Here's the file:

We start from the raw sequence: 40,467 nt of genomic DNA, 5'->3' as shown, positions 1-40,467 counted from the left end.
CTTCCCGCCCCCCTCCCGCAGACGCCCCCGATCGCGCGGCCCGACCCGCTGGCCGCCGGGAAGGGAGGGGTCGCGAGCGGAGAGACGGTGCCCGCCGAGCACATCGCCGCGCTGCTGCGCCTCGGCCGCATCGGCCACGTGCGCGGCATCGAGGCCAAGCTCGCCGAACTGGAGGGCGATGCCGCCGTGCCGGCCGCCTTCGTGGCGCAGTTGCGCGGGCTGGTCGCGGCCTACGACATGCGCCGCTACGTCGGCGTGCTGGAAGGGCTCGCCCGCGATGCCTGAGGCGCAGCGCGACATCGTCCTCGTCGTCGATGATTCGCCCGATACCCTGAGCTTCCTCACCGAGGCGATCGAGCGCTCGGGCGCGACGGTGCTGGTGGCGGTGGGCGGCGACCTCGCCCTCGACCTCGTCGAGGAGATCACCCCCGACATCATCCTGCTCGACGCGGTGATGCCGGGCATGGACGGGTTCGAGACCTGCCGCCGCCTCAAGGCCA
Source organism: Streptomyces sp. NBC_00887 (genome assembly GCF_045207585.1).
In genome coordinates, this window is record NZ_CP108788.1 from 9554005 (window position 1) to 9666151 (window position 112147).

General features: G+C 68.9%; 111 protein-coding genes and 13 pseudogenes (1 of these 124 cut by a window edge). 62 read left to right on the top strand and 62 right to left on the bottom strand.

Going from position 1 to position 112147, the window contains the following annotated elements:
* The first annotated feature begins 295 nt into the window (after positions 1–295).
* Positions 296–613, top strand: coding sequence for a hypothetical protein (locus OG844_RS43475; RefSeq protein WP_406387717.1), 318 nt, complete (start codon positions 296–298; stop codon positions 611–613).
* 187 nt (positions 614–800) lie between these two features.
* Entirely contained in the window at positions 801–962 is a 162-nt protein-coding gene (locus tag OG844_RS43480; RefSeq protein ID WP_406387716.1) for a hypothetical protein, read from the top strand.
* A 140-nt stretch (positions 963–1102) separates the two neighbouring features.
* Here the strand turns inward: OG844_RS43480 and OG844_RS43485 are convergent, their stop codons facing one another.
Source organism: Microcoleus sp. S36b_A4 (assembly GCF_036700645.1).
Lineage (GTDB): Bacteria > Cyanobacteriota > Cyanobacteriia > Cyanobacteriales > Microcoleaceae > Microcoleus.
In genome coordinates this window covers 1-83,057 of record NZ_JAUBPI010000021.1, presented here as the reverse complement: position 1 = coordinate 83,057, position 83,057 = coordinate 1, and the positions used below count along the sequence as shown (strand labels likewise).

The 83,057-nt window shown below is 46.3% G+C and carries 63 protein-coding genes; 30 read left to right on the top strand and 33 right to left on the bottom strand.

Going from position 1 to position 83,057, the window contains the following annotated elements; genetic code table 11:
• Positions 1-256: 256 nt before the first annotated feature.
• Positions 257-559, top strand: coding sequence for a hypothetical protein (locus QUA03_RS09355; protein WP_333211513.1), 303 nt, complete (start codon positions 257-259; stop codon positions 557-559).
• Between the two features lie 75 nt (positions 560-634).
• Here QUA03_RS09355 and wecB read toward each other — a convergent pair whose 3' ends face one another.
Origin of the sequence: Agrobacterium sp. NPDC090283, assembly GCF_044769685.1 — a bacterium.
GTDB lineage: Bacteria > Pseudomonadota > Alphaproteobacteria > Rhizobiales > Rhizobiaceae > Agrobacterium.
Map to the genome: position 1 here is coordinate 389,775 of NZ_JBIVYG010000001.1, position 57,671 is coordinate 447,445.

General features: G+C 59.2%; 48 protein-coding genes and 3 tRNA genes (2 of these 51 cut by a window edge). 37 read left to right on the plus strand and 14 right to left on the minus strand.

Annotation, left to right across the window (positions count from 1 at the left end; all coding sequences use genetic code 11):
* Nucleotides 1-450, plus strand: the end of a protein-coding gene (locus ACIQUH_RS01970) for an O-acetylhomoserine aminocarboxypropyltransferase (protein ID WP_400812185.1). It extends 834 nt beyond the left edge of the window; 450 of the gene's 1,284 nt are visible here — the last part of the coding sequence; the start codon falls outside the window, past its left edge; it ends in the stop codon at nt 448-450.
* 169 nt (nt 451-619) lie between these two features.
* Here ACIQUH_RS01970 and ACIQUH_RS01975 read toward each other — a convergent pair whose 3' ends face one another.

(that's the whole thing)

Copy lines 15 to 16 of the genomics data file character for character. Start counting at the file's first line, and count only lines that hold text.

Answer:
In genome coordinates this window covers 1-83,057 of record NZ_JAUBPI010000021.1, presented here as the reverse complement: position 1 = coordinate 83,057, position 83,057 = coordinate 1, and the positions used below count along the sequence as shown (strand labels likewise).

The 83,057-nt window shown below is 46.3% G+C and carries 63 protein-coding genes; 30 read left to right on the top strand and 33 right to left on the bottom strand.